The effect is a wash which dies out gradually and evenly. Similar watercolor technique to a wash is Glazing, but works with a thin, transparent pigment used over dry existing washes. The objective should be to change the color and tone of the base wash. Non staining, clear pigments such as Rose Madder Cobalt Blue and Auroline are ideal for glazing as they may be applied layer after layer to accomplish the specified effect. Make sure each layer is completely dry before you apply the next.

10 Steps for Teaching Watercolor to Memory Care Residents

By Stephane McGrady

Recently I started teaching watercolor classes for Memory Care residents. My students are all in different stages of Alzheimer's and have different ability levels and attention spans, so I was not sure how well they would be able to work in Watercolor or if they would end up with a good finished piece. But with some significant pre-planning the watercolor classes have been very successful.

Please note: Memory Care classes require more time and pre-planning than classes for more Independent and able Seniors. I complete the first five steps of the following list before beginning the art class with my students.

10 Steps for teaching a Successful Watercolor Class for Memory Care Residents:

1. Enlarge a photo or choose a large picture from a photo book that does not have a lot of fine detail. I enlarged a photo of a field of daffodils that I had taken in Washington State and mounted it on black card stock so my students could easily see the photo.

2. Paint a sample watercolor painting for students to refer to- nothing too fancy- to show them what their finished picture can look like. I used a combination of watercolor, color pencils and ink for my painting.

3. Sketch out the basic scene lightly in pencil on each student's sheet.

4. Color-code the different areas of the painting. This is a very important step! These additional instructions are very helpful and make it easier for students to follow directions as they paint each section.

5. Use foam board or thin plywood scrap as a backer for the watercolor paper, and tape everyone's paper to the board before class.

6. Set up each individual's watercolor paints, brushes, water and palette for them and show students the sample painting so they can see what the final product is supposed to look like. It is very important to make sure they do not jump ahead before they are shown what the each step should look like- or they most likely will end up with blue grass and green skies.

7. Show students how to pick up color from the paint palette and how to mix paint colors on the palette to create custom colors. We painted each section separately, painting the sky first at the top, moved to lower areas next so that each section would have time to dry a little so the colors would not all run together and get too muddy.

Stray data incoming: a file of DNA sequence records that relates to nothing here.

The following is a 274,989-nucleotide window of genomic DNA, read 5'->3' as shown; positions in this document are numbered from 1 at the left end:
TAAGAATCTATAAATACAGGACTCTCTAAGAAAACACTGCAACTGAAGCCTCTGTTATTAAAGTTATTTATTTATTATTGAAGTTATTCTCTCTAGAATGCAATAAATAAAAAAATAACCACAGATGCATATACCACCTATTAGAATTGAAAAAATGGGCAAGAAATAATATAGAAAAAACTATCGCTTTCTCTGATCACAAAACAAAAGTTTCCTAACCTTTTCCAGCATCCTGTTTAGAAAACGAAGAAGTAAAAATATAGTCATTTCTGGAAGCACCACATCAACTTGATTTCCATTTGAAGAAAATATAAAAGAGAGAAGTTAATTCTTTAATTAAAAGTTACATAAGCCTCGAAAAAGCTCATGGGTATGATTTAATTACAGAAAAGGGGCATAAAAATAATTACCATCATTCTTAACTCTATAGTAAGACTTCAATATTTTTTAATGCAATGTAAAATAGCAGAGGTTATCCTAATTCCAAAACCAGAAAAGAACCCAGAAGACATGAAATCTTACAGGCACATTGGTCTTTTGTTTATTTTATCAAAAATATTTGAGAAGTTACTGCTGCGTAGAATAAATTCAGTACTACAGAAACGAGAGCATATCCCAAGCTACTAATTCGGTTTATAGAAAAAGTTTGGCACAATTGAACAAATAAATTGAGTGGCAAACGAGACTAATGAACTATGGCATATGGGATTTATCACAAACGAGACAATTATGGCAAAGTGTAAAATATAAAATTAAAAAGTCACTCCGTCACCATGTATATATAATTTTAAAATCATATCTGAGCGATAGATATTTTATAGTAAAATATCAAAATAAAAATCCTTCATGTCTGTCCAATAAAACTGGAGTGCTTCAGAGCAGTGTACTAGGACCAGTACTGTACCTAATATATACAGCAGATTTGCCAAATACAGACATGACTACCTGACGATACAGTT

8. Give simple step by step instructions and demonstrate each step so that students can see what you are asking them to do. Our project was a "wet on wet" painting, so I showed them how to do a wash with clear water using a large flat brush and made sure they did not soak the paper with too much excess water. As I gave them new instructions, I demonstrated each step as we went along and answered questions.

9. Assist students if they need help, but allow them to choose their own color schemes- if they do not want to follow the prompts- and have each person complete each section on their own if possible. As I always tell my students- there is no right or wrong way to create art and their painting should reflect them- not me!

10. After all the sections of the painting are finished by your students, you can define a few details with ink or pencil. I drew in a few details with ink and it made a huge difference in the final painting- and all my ladies were very pleased with their final results. Always make sure to have them sign their names on their paintings so that they can show their families what they have accomplished.

I was very pleased with the results of our watercolor class as were my students. The ladies in my class were actively engaged for over an hour and really enjoyed creating their own masterpieces. I teach art, music and gardening classes to Memory Care residents, and feel this was one of the best activities we have completed together to date.

Watercolor is definitely a class I will continue to offer and encourage you to try this art medium with your students as well. A watercolor project can be completed in one class and students feel a huge sense of accomplishment when they show their families their hand-made artwork.